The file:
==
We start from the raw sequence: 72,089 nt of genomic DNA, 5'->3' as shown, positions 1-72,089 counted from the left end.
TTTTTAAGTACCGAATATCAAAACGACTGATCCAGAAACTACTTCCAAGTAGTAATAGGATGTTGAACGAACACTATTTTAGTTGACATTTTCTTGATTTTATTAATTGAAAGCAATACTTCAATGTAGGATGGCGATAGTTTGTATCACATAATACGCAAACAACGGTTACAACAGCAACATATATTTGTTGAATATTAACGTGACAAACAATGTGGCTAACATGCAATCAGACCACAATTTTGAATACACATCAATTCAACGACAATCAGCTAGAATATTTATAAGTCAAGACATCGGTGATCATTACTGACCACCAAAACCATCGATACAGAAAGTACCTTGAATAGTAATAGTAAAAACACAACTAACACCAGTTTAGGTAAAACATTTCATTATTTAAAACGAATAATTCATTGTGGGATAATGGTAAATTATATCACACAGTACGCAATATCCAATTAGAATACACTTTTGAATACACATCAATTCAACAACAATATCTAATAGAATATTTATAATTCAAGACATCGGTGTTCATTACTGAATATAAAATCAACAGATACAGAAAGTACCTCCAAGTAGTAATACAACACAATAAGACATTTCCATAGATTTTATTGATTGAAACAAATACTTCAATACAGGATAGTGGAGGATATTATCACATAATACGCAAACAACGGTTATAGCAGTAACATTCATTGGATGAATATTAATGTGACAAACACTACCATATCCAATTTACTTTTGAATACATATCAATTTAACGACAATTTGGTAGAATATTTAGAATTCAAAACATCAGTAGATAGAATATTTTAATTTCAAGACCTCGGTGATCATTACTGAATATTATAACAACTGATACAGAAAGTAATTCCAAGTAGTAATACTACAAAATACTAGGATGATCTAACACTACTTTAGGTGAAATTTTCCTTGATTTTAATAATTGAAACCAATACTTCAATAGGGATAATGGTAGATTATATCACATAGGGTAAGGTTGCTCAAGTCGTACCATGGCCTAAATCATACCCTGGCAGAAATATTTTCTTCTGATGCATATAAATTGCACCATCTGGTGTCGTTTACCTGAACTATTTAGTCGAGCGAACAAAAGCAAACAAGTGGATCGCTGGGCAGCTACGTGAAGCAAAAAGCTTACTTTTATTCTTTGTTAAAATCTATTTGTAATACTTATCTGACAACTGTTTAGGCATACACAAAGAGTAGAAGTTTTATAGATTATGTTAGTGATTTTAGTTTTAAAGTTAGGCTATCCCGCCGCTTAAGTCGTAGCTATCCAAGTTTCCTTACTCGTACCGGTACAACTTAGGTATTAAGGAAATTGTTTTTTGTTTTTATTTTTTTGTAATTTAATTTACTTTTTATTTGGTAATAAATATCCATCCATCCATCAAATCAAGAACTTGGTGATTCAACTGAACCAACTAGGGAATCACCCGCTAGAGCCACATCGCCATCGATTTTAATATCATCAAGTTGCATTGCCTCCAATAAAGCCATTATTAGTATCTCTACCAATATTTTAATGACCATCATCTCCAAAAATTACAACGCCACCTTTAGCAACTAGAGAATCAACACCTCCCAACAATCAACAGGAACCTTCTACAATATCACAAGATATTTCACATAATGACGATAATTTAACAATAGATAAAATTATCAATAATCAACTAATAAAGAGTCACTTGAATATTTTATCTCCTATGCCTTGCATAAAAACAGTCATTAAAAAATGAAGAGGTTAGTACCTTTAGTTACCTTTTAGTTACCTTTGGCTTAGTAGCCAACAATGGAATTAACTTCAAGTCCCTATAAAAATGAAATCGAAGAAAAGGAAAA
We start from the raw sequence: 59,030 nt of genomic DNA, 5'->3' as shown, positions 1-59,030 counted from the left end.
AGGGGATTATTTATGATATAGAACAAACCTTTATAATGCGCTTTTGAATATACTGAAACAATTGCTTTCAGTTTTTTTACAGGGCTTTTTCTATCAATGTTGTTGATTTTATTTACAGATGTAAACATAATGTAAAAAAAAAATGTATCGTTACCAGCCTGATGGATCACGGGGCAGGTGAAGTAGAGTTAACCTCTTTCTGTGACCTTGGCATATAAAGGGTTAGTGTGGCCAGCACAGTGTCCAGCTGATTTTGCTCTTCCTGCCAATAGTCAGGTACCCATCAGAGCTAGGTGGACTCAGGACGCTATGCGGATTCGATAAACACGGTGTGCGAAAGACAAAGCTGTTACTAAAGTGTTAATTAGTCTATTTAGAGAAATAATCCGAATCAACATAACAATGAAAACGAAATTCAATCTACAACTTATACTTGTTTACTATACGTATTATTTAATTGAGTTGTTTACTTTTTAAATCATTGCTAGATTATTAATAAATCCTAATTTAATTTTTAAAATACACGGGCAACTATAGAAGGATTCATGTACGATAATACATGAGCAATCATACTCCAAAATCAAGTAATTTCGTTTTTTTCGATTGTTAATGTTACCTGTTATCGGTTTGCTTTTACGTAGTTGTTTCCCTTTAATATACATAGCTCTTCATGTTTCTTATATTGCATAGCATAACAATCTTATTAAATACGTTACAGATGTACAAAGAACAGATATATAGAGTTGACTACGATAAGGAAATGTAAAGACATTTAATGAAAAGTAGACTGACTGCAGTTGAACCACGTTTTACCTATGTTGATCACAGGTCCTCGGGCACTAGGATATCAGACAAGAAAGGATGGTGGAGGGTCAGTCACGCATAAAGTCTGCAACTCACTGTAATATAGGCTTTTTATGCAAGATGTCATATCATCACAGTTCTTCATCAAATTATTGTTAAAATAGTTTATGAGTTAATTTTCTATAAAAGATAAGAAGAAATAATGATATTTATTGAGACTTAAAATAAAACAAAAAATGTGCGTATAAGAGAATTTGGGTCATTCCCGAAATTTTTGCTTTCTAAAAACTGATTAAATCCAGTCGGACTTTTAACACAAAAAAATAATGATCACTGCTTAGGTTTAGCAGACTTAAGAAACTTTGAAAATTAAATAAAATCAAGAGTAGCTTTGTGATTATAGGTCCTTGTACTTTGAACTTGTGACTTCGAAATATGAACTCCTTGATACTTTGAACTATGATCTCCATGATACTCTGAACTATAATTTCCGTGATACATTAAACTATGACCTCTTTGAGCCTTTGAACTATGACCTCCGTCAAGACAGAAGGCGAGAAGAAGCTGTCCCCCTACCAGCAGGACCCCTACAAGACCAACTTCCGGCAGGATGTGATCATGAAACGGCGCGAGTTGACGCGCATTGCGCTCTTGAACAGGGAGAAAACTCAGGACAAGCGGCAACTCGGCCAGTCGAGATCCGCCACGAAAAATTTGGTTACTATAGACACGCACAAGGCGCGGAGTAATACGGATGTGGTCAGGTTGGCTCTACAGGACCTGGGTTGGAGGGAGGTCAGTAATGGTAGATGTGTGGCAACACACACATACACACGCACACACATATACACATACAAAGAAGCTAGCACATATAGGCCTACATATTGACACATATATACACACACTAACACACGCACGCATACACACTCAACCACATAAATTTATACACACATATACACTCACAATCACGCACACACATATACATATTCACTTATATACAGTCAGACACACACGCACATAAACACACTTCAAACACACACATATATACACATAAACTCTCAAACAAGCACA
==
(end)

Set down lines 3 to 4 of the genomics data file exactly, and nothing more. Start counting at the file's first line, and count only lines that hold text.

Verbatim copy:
We start from the raw sequence: 59,030 nt of genomic DNA, 5'->3' as shown, positions 1-59,030 counted from the left end.
AGGGGATTATTTATGATATAGAACAAACCTTTATAATGCGCTTTTGAATATACTGAAACAATTGCTTTCAGTTTTTTTACAGGGCTTTTTCTATCAATGTTGTTGATTTTATTTACAGATGTAAACATAATGTAAAAAAAAAATGTATCGTTACCAGCCTGATGGATCACGGGGCAGGTGAAGTAGAGTTAACCTCTTTCTGTGACCTTGGCATATAAAGGGTTAGTGTGGCCAGCACAGTGTCCAGCTGATTTTGCTCTTCCTGCCAATAGTCAGGTACCCATCAGAGCTAGGTGGACTCAGGACGCTATGCGGATTCGATAAACACGGTGTGCGAAAGACAAAGCTGTTACTAAAGTGTTAATTAGTCTATTTAGAGAAATAATCCGAATCAACATAACAATGAAAACGAAATTCAATCTACAACTTATACTTGTTTACTATACGTATTATTTAATTGAGTTGTTTACTTTTTAAATCATTGCTAGATTATTAATAAATCCTAATTTAATTTTTAAAATACACGGGCAACTATAGAAGGATTCATGTACGATAATACATGAGCAATCATACTCCAAAATCAAGTAATTTCGTTTTTTTCGATTGTTAATGTTACCTGTTATCGGTTTGCTTTTACGTAGTTGTTTCCCTTTAATATACATAGCTCTTCATGTTTCTTATATTGCATAGCATAACAATCTTATTAAATACGTTACAGATGTACAAAGAACAGATATATAGAGTTGACTACGATAAGGAAATGTAAAGACATTTAATGAAAAGTAGACTGACTGCAGTTGAACCACGTTTTACCTATGTTGATCACAGGTCCTCGGGCACTAGGATATCAGACAAGAAAGGATGGTGGAGGGTCAGTCACGCATAAAGTCTGCAACTCACTGTAATATAGGCTTTTTATGCAAGATGTCATATCATCACAGTTCTTCATCAAATTATTGTTAAAATAGTTTATGAGTTAATTTTCTATAAAAGATAAGAAGAAATAATGATATTTATTGAGACTTAAAATAAAACAAAAAATGTGCGTATAAGAGAATTTGGGTCATTCCCGAAATTTTTGCTTTCTAAAAACTGATTAAATCCAGTCGGACTTTTAACACAAAAAAATAATGATCACTGCTTAGGTTTAGCAGACTTAAGAAACTTTGAAAATTAAATAAAATCAAGAGTAGCTTTGTGATTATAGGTCCTTGTACTTTGAACTTGTGACTTCGAAATATGAACTCCTTGATACTTTGAACTATGATCTCCATGATACTCTGAACTATAATTTCCGTGATACATTAAACTATGACCTCTTTGAGCCTTTGAACTATGACCTCCGTCAAGACAGAAGGCGAGAAGAAGCTGTCCCCCTACCAGCAGGACCCCTACAAGACCAACTTCCGGCAGGATGTGATCATGAAACGGCGCGAGTTGACGCGCATTGCGCTCTTGAACAGGGAGAAAACTCAGGACAAGCGGCAACTCGGCCAGTCGAGATCCGCCACGAAAAATTTGGTTACTATAGACACGCACAAGGCGCGGAGTAATACGGATGTGGTCAGGTTGGCTCTACAGGACCTGGGTTGGAGGGAGGTCAGTAATGGTAGATGTGTGGCAACACACACATACACACGCACACACATATACACATACAAAGAAGCTAGCACATATAGGCCTACATATTGACACATATATACACACACTAACACACGCACGCATACACACTCAACCACATAAATTTATACACACATATACACTCACAATCACGCACACACATATACATATTCACTTATATACAGTCAGACACACACGCACATAAACACACTTCAAACACACACATATATACACATAAACTCTCAAACAAGCACA